Being an American, Formula 1 Grand Prix Races (like World Cup soccer) barely registered. But Thu, who had lived most of her life in Paris and London, loved the racing. And so did Mark, and I started watching when the great Brazilian driver Ayrton Senna dominated the sport. His driving was so fluid, natural and he was so charismatic and good-looking, that to me, it actually seemed like an actor was playing him. Senna, extremely charitable and approachable in Brazil, was considered to be a competitor nearly equal to Juan Manuel Fangio, Formula 1’s Michael Jordan.
“1,” recently released on DVD and Blu-ray, directed by Paul Crowder, and narrated by Michael Fassbender, opens with the perfect event to reveal the fearless, speed-obsessed men (and they’re all men) in those beautiful sleek cars with the distinctive sound. British driver Martin Brundle goes airborne during the 1996 Australian Grand Prix, survives the spectacular crash, leaps out of his wreck and running back to the pit and jumping into his spare car, resumes the race.
Mixing archival racing footage with historical and contemporary interviews, “1” shows the glamour of the drivers and the excitement of ever-faster cars, which fueled the world’s fascination with the sport. Engine size doubled and wings for downforce were added in the late 60s but a culture of safety had not yet developed and the races became profoundly dangerous (claiming the lives of many top drivers) until three-time World Champions Jackie Stewart and Niki Lauda demanded changes in the design of their cars and the famous tracks.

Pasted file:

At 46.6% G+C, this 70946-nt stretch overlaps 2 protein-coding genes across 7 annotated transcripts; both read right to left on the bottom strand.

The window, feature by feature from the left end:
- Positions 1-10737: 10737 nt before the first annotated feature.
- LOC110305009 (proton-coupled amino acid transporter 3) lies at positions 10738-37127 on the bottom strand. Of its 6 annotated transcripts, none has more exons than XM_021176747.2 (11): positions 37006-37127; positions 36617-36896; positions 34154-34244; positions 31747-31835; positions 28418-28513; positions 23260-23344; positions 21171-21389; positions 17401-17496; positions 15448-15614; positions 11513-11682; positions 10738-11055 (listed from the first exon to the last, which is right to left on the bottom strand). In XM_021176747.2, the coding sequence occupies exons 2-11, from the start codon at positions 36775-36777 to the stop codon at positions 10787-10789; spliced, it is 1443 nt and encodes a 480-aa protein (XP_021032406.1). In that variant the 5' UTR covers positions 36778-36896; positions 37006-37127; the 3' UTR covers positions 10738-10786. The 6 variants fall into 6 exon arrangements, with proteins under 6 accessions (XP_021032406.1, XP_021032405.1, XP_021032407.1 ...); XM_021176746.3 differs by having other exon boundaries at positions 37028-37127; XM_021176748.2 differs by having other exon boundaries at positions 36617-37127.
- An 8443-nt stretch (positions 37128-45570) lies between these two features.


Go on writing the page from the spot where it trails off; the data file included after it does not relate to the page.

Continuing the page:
Progress was made but it wasn’t until the shock of Ayrton Senna’s fatal crash on May 1, 1994, at Imola that safety began to catch up with advances in performance and there hasn’t been a fatality since that terrible tragedy.
(Unfortunately I’ve never photographed a Formula 1 driver. The closest I’ve come is Daniel Brühl, who played Niki Lauda in “Rush.”)
Being an American, I live in a culture obsessed with football but somehow the sport barely registers. Maybe it’s because as a kid I played the games–kickball, punchball, softball–that use baseball’s rules and never learned what one does with a pigskin. And I rarely know the names of football players except the superstars, usually quarterbacks (often named Manning and/or often from New York).
Two New York Super Bowl winners, Giants great Phil Simms and Jets legend Joe Namath. took part in this year’s ceremonial Super Bowl pregame coin toss.
I photographed Phil Simms in one of the least likely places I would have found myself if I hadn’t become a photographer–the field at the old Giants stadium. He had just finished practice and when I asked him to take off his helmet, he objected a bit, “Ma’am , I look like a sweaty dawg” but graciously complied when I insisted–and he looked great.